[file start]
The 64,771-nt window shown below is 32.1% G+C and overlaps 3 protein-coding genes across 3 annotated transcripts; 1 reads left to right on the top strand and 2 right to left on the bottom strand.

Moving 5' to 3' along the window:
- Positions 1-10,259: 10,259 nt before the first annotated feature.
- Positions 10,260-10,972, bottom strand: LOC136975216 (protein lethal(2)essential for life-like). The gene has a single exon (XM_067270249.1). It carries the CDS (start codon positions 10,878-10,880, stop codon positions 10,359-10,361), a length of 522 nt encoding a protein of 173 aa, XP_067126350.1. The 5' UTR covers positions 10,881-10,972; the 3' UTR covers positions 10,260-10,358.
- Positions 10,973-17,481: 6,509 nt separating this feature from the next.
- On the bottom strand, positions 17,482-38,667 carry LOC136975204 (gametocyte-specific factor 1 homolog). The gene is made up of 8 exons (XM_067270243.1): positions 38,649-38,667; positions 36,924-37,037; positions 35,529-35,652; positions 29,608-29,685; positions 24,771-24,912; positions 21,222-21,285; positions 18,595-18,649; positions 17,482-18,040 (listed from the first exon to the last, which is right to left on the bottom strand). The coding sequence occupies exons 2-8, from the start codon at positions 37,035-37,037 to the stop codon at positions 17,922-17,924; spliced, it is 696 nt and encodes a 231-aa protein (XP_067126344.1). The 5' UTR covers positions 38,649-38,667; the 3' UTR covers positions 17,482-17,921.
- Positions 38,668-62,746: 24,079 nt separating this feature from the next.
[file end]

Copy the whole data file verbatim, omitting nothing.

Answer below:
The 64,771-nt window shown below is 32.1% G+C and overlaps 3 protein-coding genes across 3 annotated transcripts; 1 reads left to right on the top strand and 2 right to left on the bottom strand.

Moving 5' to 3' along the window:
- Positions 1-10,259: 10,259 nt before the first annotated feature.
- Positions 10,260-10,972, bottom strand: LOC136975216 (protein lethal(2)essential for life-like). The gene has a single exon (XM_067270249.1). It carries the CDS (start codon positions 10,878-10,880, stop codon positions 10,359-10,361), a length of 522 nt encoding a protein of 173 aa, XP_067126350.1. The 5' UTR covers positions 10,881-10,972; the 3' UTR covers positions 10,260-10,358.
- Positions 10,973-17,481: 6,509 nt separating this feature from the next.
- On the bottom strand, positions 17,482-38,667 carry LOC136975204 (gametocyte-specific factor 1 homolog). The gene is made up of 8 exons (XM_067270243.1): positions 38,649-38,667; positions 36,924-37,037; positions 35,529-35,652; positions 29,608-29,685; positions 24,771-24,912; positions 21,222-21,285; positions 18,595-18,649; positions 17,482-18,040 (listed from the first exon to the last, which is right to left on the bottom strand). The coding sequence occupies exons 2-8, from the start codon at positions 37,035-37,037 to the stop codon at positions 17,922-17,924; spliced, it is 696 nt and encodes a 231-aa protein (XP_067126344.1). The 5' UTR covers positions 38,649-38,667; the 3' UTR covers positions 17,482-17,921.
- Positions 38,668-62,746: 24,079 nt separating this feature from the next.